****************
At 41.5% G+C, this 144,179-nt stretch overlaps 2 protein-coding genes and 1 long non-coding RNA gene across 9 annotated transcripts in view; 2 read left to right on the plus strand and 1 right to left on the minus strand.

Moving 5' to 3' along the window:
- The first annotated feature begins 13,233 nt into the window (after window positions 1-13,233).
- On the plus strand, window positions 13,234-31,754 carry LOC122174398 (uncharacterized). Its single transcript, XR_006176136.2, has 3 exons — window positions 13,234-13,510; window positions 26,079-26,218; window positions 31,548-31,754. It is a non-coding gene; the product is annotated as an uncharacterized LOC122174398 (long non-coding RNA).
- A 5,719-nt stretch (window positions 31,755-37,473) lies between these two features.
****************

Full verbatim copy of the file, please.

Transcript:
At 41.5% G+C, this 144,179-nt stretch overlaps 2 protein-coding genes and 1 long non-coding RNA gene across 9 annotated transcripts in view; 2 read left to right on the plus strand and 1 right to left on the minus strand.

Moving 5' to 3' along the window:
- The first annotated feature begins 13,233 nt into the window (after window positions 1-13,233).
- On the plus strand, window positions 13,234-31,754 carry LOC122174398 (uncharacterized). Its single transcript, XR_006176136.2, has 3 exons — window positions 13,234-13,510; window positions 26,079-26,218; window positions 31,548-31,754. It is a non-coding gene; the product is annotated as an uncharacterized LOC122174398 (long non-coding RNA).
- A 5,719-nt stretch (window positions 31,755-37,473) lies between these two features.